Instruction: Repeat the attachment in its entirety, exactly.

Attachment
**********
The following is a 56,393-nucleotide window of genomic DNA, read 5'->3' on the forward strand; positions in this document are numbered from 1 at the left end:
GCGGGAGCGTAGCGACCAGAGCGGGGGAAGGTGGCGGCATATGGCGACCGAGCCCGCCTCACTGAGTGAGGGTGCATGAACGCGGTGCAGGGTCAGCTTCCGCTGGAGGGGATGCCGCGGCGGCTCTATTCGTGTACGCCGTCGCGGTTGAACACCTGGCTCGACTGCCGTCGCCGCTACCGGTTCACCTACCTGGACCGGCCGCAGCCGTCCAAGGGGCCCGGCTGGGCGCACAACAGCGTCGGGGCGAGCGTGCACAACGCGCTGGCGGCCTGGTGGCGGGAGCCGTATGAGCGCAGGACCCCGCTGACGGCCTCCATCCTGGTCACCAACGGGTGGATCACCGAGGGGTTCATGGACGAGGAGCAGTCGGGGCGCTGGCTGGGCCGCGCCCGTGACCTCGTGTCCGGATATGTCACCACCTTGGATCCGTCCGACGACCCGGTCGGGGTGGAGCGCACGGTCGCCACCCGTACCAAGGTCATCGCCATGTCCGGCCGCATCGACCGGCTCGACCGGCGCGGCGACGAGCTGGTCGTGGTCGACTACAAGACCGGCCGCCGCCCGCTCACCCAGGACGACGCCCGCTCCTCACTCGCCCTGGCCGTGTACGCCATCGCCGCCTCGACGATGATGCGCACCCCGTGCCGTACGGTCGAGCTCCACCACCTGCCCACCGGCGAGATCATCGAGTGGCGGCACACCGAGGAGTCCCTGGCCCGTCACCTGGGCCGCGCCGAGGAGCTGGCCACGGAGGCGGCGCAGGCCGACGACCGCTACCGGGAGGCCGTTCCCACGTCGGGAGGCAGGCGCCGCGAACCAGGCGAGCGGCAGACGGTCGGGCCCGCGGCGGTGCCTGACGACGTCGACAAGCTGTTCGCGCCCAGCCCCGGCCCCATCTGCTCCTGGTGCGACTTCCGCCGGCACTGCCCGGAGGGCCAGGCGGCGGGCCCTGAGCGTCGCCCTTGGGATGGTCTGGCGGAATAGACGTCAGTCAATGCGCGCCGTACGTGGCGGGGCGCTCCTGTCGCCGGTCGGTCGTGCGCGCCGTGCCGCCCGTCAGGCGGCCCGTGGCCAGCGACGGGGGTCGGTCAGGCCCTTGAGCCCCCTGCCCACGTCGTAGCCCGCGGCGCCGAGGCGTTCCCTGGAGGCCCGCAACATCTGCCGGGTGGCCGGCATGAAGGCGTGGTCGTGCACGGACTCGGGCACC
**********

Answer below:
The following is a 56,393-nucleotide window of genomic DNA, read 5'->3' on the forward strand; positions in this document are numbered from 1 at the left end:
GCGGGAGCGTAGCGACCAGAGCGGGGGAAGGTGGCGGCATATGGCGACCGAGCCCGCCTCACTGAGTGAGGGTGCATGAACGCGGTGCAGGGTCAGCTTCCGCTGGAGGGGATGCCGCGGCGGCTCTATTCGTGTACGCCGTCGCGGTTGAACACCTGGCTCGACTGCCGTCGCCGCTACCGGTTCACCTACCTGGACCGGCCGCAGCCGTCCAAGGGGCCCGGCTGGGCGCACAACAGCGTCGGGGCGAGCGTGCACAACGCGCTGGCGGCCTGGTGGCGGGAGCCGTATGAGCGCAGGACCCCGCTGACGGCCTCCATCCTGGTCACCAACGGGTGGATCACCGAGGGGTTCATGGACGAGGAGCAGTCGGGGCGCTGGCTGGGCCGCGCCCGTGACCTCGTGTCCGGATATGTCACCACCTTGGATCCGTCCGACGACCCGGTCGGGGTGGAGCGCACGGTCGCCACCCGTACCAAGGTCATCGCCATGTCCGGCCGCATCGACCGGCTCGACCGGCGCGGCGACGAGCTGGTCGTGGTCGACTACAAGACCGGCCGCCGCCCGCTCACCCAGGACGACGCCCGCTCCTCACTCGCCCTGGCCGTGTACGCCATCGCCGCCTCGACGATGATGCGCACCCCGTGCCGTACGGTCGAGCTCCACCACCTGCCCACCGGCGAGATCATCGAGTGGCGGCACACCGAGGAGTCCCTGGCCCGTCACCTGGGCCGCGCCGAGGAGCTGGCCACGGAGGCGGCGCAGGCCGACGACCGCTACCGGGAGGCCGTTCCCACGTCGGGAGGCAGGCGCCGCGAACCAGGCGAGCGGCAGACGGTCGGGCCCGCGGCGGTGCCTGACGACGTCGACAAGCTGTTCGCGCCCAGCCCCGGCCCCATCTGCTCCTGGTGCGACTTCCGCCGGCACTGCCCGGAGGGCCAGGCGGCGGGCCCTGAGCGTCGCCCTTGGGATGGTCTGGCGGAATAGACGTCAGTCAATGCGCGCCGTACGTGGCGGGGCGCTCCTGTCGCCGGTCGGTCGTGCGCGCCGTGCCGCCCGTCAGGCGGCCCGTGGCCAGCGACGGGGGTCGGTCAGGCCCTTGAGCCCCCTGCCCACGTCGTAGCCCGCGGCGCCGAGGCGTTCCCTGGAGGCCCGCAACATCTGCCGGGTGGCCGGCATGAAGGCGTGGTCGTGCACGGACTCGGGCACC